Seeing British gold medallist Johnnie Peacock compete in the men’s T44 category 100m, says Gilbert, was “the moment I realized for the first time that I was watching the contest not through a prism of disability but as a genuinely exciting sporting event that had me riveted to the edge of my seat.” Gilbert describes this as a ‘revelation’: the fact that he could watch an event like the Paralympics and be focused, not on the disabilities or even the stories of courage and determination, but on the actual sport.

“A long way to go…”

FEDDF Technical Director, Miguel Angel García, was decisive in his view that the Paralympic Games are “…a path of struggle and recognition for the rights of people with disabilities in our society.” He is also positive about improvements in the Spanish media’s reporting of the 2012 Games compared with other years, but feels there is still “a long way to go” in terms of the kind of coverage they receive in the press.

As Gilbert discovered, Paralympic events are no less addictive than standard Olympic sports. Sometimes even more so, given the seemingly insurmountable odds which so many of the athletes overcome in order to win medals.

When Team GB’s 15-year-old Josef Craig won gold in the men’s 400m (S7 category) freestyle race, I’ll wager I wasn’t the only one with my eye on silver medallist Pan Shiyun from China. With just one arm he won a total of two golds and two silvers for his national team in this year’s S7 swimming events. And how his countryman Zheng Tao won the 100m backstroke and broke the World Record with no arms at all is doubtless a mystery to many of us.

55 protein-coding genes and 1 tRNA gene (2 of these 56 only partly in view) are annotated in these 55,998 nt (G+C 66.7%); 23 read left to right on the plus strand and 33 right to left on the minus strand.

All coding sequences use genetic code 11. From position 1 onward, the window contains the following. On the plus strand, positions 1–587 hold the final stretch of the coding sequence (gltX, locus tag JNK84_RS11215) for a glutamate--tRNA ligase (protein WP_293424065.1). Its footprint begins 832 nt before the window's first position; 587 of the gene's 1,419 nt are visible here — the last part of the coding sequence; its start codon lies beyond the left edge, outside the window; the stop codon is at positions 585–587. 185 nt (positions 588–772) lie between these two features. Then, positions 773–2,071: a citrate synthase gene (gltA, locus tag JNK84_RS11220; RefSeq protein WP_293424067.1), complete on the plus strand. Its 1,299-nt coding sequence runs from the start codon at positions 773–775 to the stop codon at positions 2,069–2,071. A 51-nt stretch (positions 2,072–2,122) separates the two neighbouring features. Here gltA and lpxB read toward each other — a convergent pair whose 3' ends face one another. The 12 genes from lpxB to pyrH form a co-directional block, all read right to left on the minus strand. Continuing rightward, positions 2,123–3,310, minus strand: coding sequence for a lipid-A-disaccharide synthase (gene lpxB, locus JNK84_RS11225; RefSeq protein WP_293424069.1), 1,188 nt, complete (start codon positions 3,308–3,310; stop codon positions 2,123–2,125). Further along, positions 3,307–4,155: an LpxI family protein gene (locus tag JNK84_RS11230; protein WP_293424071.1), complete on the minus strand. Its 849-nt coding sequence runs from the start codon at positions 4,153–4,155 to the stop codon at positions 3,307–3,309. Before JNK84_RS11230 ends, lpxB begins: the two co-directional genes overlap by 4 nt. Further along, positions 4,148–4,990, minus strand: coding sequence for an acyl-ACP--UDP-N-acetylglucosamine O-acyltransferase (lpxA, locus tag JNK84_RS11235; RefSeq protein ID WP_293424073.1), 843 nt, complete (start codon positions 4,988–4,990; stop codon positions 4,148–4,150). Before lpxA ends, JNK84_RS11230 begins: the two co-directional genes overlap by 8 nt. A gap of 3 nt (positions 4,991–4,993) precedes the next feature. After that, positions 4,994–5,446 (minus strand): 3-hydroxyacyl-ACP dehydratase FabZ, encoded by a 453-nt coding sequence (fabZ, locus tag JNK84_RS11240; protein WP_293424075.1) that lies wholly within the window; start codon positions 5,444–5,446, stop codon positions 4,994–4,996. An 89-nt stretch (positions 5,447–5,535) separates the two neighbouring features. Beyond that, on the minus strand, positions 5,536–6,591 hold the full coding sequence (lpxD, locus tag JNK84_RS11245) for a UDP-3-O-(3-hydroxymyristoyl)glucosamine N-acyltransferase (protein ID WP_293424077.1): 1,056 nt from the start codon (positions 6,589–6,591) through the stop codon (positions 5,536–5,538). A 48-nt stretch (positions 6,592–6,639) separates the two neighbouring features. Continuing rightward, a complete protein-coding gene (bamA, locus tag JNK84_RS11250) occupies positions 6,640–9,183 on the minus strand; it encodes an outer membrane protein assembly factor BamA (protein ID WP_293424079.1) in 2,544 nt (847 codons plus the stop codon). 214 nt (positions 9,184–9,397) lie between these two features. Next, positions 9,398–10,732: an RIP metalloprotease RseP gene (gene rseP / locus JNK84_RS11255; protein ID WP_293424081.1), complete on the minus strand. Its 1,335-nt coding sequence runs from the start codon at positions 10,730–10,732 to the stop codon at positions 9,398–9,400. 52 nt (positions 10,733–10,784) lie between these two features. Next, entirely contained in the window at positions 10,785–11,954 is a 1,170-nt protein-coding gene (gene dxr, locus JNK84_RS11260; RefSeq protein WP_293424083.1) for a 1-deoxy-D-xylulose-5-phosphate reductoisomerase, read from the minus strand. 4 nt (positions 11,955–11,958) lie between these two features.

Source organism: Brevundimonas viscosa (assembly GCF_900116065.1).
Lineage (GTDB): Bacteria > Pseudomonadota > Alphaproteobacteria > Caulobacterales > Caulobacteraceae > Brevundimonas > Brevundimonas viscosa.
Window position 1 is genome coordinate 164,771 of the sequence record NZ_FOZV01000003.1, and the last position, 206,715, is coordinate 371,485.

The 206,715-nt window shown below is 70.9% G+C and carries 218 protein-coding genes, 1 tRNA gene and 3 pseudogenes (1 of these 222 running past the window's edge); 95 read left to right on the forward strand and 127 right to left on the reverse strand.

There is nothing necessarily wrong with this sort of worthy admiration, even if it is not what athletes or Paralympic organisers seek. Despite huge advances on previous years, there is still a tendency within the national press, as Miguel Angel García observes, to “seek out the non-sporting aspect of the event and of each of the athletes.” As a case in point, the rather patronising headline in Monday’s ABC read Disminuidos físicos, gigantes de espíritu (Physically diminished, giants of spirit).

If in Spain so many failed to watch the Paralympics, it may have been down to a lack of coverage, but this is hardly the whole story. The same case applied for the standard Olympics, which also inspired a somewhat lukewarm interest nationally.

Perhaps it is just a sad fact that in Spain, sports that do not display acts of brute force and sheer masculinity, those that do not remind the world of the country’s physical might despite its economic weakness, simply do not appeal to the national psyche right now.

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Published: Sep 13 2012
Category: Sports, Featured, Spain News
Republication: Creative Commons, non-commercial
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1 Comment for “Disability and Spain’s low-key Paralympics”

  1. After reading your article, I just have to strongly disagree. I think you’re absolutely biased and your over-generalizations about Spain(iards), Spanish media coverages and specially your last paragraph depicts a non-realistic image of Spain, its regions and its peoples probably due to your ignorance. I’m not going to say that everything’s perfect in Spain, that would be totally unrealistic and absurd, however, articles like yours just help clichés stcik further into the collective international conscience. If I were you, I would feel ashamed to write what you wrote in this article and still live in the country you so much critisize.